(This post was originally run on HuffPost on August 15, 2017.)
In a recent article in The New York Times titled, “The Universe Doesn’t Care About Your ‘Purpose’”, Joseph Carter theorizes upon the meaning of purpose, as a civilization, as an organization and as individuals. From citing the classic work of Aristotle to referencing the laws of physics, Carter brings the reader on an almost theological journey in which one cannot help but think deeply about one’s true purpose or meaning in this world, yet at the same time feel supremely insignificant in this infinite universe. However, as Carter points out, “Purpose is a universal human need. Without it, we feel bereft of meaning and happiness.” And, with every feeling of insignificance, Carter argues that there is indeed purpose because, “For starters, we are important to each other. Meaning begins and ends with how we talk about our own lives, such as our myths and stories.” As I read these words, I was reminded of the various recent Silicon Valley diversity scandals. From Uber to Google, one technology giant after another is in the spotlight for disasters such as sexual harassment and gender biased pay practices, respectively. Overall, it seems clear that Silicon Valley isn’t as progressive and innovative as it has claimed to be and, in my opinion, will never be until its diversity initiatives truly find this “purpose” that Carter references.
As Carter so eloquently states, “…we ought not simply look to God or the universe for explanations but to ourselves [emphasis added by author].” Being introspective, in the way Carter describes, is not an easy activity or one for which companies can provide training. Thus, it is important that instead, companies both model and provide the support systems to encourage reflective thinking and resulting practices. For example, many tech companies, especially those younger in maturity than, for example, Apple, and startups emphasize a fast-paced culture with mantras such as, “We are building the plane as we fly it.” While cultures such as this may encourage forward motion, there is oftentimes no commitment to or reflection on the fundamental purpose of the motion, thus resulting in avoidable crashes and injury to the business and its brand. Moreover, while this kind of business dynamic is relied upon to encourage innovation and perpetual forward motion, and has been vital to the industry’s many successes, it has at the same time been detrimental in the implementation of solid and purposeful diversity initiatives. I believe, however, that both this fast-paced environment, which is necessary for new tech to compete and survive, and this need for inward reflection can co-exist. In fact, they must, for in order for today’s diversity efforts to truly be innovative and long lasting, every employee at every company must take the time to consider and examine her/his own biases, oftentimes implicit, that have resulted in today’s homogeneous workforces.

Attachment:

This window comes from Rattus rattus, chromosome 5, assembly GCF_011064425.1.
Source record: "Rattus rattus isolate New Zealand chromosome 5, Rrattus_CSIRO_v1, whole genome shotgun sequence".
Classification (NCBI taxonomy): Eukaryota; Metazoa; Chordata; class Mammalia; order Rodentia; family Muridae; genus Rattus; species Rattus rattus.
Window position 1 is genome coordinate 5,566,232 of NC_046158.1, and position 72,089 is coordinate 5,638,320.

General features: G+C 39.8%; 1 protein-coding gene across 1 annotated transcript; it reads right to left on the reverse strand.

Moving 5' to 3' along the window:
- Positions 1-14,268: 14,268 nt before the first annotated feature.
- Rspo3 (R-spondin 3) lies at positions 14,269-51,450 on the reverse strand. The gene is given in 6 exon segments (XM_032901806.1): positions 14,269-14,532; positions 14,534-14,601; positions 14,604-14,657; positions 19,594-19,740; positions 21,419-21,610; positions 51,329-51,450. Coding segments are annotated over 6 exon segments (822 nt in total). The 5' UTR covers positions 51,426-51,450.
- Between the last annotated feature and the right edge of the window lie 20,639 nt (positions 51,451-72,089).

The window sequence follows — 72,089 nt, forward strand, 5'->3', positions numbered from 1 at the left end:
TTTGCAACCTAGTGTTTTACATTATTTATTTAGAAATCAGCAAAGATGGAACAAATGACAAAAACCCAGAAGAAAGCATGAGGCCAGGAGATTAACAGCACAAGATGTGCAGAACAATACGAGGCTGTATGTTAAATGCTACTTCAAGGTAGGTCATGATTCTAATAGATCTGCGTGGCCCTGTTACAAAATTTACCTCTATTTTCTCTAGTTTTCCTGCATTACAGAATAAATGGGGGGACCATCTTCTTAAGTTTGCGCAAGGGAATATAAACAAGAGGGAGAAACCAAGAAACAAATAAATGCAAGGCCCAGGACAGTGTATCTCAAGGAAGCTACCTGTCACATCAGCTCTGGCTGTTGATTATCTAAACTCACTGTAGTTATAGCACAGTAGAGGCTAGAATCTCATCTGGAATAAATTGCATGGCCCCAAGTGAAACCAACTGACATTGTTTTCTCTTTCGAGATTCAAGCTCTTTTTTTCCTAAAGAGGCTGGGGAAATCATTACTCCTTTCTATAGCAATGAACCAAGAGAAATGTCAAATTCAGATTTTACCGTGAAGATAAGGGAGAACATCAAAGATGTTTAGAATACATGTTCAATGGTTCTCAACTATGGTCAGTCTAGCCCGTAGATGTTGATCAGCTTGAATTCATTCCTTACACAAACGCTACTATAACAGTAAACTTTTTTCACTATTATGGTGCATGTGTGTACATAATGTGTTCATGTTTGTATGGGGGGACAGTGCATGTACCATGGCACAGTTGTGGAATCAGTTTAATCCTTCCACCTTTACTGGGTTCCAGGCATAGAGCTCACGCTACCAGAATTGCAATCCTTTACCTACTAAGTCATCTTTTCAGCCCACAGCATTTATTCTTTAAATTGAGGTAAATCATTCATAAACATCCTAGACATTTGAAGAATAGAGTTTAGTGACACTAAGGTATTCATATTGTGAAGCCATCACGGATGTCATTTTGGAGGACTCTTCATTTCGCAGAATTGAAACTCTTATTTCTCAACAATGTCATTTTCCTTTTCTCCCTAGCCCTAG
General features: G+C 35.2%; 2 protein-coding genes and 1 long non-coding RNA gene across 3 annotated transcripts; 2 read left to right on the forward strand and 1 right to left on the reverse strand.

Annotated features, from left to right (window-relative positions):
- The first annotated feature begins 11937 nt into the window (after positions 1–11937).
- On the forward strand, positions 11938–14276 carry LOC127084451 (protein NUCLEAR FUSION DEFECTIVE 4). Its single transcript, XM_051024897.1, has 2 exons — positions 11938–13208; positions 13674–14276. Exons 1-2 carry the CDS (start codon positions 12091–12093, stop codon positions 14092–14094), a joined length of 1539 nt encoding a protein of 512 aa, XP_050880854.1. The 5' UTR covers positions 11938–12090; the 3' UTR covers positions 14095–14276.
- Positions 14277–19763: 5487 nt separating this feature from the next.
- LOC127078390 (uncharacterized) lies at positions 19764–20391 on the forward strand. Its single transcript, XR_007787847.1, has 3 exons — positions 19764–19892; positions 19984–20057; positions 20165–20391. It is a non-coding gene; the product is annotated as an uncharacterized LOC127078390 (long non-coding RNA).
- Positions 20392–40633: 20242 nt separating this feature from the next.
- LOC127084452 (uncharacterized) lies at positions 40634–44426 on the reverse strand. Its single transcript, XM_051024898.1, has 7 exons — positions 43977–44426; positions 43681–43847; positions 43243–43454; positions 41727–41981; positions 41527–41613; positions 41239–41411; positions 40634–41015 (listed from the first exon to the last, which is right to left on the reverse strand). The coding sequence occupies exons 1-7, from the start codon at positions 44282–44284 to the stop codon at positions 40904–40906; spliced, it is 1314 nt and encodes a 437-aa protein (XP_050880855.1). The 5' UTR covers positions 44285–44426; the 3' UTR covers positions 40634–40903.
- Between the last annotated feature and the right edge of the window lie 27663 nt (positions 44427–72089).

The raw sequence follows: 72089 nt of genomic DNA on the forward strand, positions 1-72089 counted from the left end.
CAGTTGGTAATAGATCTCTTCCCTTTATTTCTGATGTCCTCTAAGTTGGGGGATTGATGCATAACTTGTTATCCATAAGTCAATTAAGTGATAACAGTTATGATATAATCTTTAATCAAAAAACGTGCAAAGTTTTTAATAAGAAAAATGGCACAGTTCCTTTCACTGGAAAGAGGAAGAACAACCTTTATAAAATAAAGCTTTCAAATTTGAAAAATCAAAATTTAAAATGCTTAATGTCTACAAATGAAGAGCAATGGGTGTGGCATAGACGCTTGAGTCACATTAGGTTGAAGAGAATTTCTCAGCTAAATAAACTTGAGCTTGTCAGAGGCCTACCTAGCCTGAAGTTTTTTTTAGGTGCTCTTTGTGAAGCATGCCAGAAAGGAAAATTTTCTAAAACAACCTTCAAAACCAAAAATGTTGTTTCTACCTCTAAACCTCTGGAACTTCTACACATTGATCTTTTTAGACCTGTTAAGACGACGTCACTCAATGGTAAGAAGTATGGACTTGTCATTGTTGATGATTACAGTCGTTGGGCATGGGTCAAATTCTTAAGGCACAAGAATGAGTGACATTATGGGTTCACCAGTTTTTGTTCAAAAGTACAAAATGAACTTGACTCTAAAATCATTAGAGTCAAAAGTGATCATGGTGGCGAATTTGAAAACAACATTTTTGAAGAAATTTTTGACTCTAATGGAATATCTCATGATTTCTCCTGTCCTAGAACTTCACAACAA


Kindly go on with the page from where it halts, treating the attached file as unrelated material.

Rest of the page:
With all of this stated, it should also be noted that sensitivity training alone, such as that around unconscious bias, is not the magic bullet to achieve this goal. It is simply a tool to address a more complicated field filled with grey areas, which requires solutions that include cross-functional collaboration, accountability and goals. These types of complex solutions require this inward reflection on purpose, for matters around diversity and inclusion touch shared emotions and experiences to which everyone can relate. These shared experiences, in turn, can rally people together, thus maximizing the growth potential for the business and its employees.
In all, purpose is more than just a notion, a theory or a philosophical pondering. It is, as Carter points out, the idea on which America was founded and continues to be, “One election cycle after another” as “…Americans rally around candidates personifying deeply rooted ideals of what our country is supposed to be.” This is purpose. We as humans need it to be happy and as companies, to be successful. Most companies have mission statements and there is research tying mission-based companies to better performance. The notion of purpose, however, is as ancient as the work of Aristotle. Deeply entrenched in our DNA, every person in every corner of the world desires and ponders upon, at one time or another, one’s purpose in life. This is what our diversity initiatives need now, more than ever before, for the dark reality of the current dismal state of affairs can no longer be sidelined, accepted or left in the hands of one function. Instead, as was referenced in the beginning of this post, we must remember that “…we are important to each other. Meaning begins and ends with how we talk about our own lives, such as our myths and stories.” We must then remember our stories, each one unique and each one different, and the importance of this complexity as we weave this new diversity web together and move forward out of the darkness into this new daybreak of purpose.